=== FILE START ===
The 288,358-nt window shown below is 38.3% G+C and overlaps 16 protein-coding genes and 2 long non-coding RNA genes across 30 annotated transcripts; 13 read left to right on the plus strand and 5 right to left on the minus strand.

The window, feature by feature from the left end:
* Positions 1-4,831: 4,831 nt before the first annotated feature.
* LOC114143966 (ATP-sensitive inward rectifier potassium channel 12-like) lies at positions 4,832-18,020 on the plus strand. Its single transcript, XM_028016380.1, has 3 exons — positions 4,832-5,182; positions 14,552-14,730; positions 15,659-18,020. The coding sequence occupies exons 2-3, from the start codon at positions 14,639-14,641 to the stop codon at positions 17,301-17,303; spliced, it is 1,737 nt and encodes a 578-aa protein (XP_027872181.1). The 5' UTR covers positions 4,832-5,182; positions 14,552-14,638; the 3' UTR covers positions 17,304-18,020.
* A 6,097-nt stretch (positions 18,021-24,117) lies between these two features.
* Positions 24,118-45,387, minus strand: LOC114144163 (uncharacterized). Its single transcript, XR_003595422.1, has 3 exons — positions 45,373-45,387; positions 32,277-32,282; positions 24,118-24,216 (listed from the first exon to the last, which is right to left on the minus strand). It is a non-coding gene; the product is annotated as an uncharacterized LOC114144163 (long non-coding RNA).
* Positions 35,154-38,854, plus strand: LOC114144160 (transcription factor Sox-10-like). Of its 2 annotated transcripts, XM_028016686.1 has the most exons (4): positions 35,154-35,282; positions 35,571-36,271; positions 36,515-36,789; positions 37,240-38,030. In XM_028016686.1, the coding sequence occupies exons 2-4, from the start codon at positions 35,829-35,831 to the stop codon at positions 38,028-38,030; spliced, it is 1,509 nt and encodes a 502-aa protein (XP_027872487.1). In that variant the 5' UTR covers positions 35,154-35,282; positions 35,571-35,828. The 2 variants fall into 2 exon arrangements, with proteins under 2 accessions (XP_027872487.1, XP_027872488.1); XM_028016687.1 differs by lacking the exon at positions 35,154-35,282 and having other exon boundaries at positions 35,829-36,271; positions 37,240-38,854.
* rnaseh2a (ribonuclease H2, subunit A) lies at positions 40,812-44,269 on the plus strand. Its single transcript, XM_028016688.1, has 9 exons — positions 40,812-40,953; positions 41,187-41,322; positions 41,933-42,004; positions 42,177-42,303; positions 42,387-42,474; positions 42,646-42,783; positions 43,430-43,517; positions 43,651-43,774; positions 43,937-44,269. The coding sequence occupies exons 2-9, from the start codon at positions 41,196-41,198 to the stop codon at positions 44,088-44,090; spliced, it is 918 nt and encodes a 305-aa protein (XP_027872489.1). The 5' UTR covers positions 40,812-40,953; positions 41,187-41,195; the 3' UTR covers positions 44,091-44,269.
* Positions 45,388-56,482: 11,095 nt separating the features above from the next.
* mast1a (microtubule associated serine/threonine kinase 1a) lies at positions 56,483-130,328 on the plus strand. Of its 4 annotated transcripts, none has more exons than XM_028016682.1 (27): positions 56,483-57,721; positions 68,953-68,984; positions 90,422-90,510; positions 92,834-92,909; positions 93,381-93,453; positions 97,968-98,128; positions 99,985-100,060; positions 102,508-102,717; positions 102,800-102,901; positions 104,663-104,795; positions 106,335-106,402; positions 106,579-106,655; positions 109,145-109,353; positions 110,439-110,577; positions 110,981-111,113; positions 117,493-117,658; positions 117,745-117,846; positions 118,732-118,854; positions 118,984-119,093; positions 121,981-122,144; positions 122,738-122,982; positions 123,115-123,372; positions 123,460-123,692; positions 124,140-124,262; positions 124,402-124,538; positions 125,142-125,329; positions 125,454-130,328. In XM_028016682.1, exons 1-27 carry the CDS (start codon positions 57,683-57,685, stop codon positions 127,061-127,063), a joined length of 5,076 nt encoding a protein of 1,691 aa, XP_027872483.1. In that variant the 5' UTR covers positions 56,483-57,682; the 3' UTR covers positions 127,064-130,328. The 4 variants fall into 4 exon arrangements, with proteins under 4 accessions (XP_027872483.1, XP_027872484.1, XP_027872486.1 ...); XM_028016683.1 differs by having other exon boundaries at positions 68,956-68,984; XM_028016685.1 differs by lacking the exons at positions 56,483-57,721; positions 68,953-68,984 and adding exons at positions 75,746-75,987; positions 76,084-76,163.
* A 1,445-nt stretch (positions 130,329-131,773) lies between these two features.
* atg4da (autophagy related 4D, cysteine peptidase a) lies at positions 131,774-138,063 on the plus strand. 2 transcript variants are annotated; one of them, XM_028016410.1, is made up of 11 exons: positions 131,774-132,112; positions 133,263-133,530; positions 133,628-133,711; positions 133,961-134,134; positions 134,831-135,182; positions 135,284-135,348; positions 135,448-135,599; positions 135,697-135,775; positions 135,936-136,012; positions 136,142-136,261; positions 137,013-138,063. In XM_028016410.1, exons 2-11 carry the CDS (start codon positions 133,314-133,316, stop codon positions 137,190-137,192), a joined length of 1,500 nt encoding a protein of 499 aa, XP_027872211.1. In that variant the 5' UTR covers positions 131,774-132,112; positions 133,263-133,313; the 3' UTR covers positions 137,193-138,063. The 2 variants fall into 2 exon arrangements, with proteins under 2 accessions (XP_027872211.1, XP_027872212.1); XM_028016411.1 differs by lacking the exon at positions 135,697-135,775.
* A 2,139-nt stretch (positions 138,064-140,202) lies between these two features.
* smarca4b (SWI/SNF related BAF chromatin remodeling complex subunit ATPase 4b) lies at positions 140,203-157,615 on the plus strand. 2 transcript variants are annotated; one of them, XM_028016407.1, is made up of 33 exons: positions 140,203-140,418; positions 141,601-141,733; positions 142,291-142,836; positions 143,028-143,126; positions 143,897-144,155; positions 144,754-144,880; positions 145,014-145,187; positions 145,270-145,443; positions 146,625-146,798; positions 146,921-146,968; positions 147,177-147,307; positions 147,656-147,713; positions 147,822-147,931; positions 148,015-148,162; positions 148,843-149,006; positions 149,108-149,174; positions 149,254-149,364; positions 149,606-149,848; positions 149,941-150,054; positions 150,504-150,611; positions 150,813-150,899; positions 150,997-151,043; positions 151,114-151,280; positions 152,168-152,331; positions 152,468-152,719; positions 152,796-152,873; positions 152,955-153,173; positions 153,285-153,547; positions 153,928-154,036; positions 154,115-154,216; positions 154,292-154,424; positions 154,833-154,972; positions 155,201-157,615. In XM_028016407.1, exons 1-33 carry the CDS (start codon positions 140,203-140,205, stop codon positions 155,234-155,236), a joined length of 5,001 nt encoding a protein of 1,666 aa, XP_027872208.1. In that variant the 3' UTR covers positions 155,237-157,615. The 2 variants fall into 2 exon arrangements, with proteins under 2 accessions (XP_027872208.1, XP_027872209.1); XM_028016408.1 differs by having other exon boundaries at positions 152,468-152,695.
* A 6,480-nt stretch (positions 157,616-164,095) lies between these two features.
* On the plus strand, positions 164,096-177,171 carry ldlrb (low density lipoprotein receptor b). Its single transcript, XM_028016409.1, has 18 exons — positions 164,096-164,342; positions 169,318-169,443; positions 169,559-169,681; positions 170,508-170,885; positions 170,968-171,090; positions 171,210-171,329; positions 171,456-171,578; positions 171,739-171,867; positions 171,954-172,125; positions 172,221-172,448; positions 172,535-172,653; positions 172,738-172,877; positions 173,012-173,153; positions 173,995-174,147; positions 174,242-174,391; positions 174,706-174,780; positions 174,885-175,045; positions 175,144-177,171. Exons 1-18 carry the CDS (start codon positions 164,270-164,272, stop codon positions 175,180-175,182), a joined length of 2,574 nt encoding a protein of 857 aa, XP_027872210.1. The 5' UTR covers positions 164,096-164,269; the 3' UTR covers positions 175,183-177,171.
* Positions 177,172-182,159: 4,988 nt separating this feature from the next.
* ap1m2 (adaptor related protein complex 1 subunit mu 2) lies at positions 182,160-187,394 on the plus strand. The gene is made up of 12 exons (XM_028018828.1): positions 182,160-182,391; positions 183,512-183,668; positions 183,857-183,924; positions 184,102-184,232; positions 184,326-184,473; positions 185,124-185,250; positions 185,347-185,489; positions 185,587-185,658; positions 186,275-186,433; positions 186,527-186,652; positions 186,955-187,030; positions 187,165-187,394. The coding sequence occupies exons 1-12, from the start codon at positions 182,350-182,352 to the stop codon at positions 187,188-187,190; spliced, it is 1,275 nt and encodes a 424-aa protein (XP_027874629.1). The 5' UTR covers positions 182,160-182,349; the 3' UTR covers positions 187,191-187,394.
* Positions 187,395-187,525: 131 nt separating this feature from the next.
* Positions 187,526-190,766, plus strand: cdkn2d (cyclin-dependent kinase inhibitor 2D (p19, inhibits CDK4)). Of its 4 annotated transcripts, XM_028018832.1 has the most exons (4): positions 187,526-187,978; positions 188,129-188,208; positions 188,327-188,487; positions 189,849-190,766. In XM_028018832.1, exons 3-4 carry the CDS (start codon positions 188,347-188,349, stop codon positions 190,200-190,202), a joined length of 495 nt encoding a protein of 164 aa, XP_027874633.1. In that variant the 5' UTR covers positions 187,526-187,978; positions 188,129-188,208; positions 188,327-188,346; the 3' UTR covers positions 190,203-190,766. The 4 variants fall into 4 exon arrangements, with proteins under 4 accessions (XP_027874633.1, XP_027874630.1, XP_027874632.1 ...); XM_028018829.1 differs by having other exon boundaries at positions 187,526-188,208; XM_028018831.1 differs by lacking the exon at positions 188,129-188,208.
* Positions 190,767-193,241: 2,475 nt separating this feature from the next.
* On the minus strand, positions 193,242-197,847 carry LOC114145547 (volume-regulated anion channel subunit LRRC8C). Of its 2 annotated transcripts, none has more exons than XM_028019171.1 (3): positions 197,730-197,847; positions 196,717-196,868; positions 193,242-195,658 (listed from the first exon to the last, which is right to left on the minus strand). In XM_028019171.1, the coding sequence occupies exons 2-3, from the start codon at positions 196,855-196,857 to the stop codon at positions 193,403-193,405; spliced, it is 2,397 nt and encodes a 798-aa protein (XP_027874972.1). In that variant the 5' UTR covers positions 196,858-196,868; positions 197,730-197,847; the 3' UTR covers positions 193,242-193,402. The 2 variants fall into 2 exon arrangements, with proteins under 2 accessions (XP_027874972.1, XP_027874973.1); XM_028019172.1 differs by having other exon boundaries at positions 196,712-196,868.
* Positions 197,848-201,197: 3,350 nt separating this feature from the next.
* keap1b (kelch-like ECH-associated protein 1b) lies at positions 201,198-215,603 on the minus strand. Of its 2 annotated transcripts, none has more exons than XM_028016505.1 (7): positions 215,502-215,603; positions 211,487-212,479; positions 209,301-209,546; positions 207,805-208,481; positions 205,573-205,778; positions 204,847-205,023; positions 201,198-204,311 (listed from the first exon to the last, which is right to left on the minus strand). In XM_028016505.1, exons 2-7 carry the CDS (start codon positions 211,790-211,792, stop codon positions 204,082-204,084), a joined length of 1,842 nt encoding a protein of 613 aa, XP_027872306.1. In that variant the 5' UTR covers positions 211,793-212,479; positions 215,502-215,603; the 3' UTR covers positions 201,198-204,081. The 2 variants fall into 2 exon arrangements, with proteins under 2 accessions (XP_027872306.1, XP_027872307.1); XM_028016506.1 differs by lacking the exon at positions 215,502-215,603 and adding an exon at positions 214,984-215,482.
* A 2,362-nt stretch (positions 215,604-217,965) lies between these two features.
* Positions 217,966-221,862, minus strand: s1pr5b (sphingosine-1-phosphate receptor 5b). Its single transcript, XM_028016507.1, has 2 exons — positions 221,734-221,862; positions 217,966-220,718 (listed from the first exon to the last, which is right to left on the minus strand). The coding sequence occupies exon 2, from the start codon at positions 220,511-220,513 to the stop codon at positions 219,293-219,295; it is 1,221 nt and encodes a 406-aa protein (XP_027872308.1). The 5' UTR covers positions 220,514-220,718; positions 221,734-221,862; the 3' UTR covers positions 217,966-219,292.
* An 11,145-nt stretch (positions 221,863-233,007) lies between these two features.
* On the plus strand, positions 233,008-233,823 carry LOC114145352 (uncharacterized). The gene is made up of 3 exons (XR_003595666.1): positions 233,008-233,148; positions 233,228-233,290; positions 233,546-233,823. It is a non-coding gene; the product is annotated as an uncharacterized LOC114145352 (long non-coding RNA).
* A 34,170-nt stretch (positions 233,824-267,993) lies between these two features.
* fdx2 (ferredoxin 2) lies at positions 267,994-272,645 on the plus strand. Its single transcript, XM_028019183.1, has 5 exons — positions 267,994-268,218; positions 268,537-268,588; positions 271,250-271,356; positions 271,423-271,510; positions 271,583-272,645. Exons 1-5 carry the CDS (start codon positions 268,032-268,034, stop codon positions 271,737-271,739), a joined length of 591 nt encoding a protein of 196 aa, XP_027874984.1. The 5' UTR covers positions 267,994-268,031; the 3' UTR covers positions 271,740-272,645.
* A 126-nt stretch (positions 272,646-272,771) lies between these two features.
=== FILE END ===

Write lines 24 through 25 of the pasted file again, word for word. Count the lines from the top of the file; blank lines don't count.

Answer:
* keap1b (kelch-like ECH-associated protein 1b) lies at positions 201,198-215,603 on the minus strand. Of its 2 annotated transcripts, none has more exons than XM_028016505.1 (7): positions 215,502-215,603; positions 211,487-212,479; positions 209,301-209,546; positions 207,805-208,481; positions 205,573-205,778; positions 204,847-205,023; positions 201,198-204,311 (listed from the first exon to the last, which is right to left on the minus strand). In XM_028016505.1, exons 2-7 carry the CDS (start codon positions 211,790-211,792, stop codon positions 204,082-204,084), a joined length of 1,842 nt encoding a protein of 613 aa, XP_027872306.1. In that variant the 5' UTR covers positions 211,793-212,479; positions 215,502-215,603; the 3' UTR covers positions 201,198-204,081. The 2 variants fall into 2 exon arrangements, with proteins under 2 accessions (XP_027872306.1, XP_027872307.1); XM_028016506.1 differs by lacking the exon at positions 215,502-215,603 and adding an exon at positions 214,984-215,482.
* A 2,362-nt stretch (positions 215,604-217,965) lies between these two features.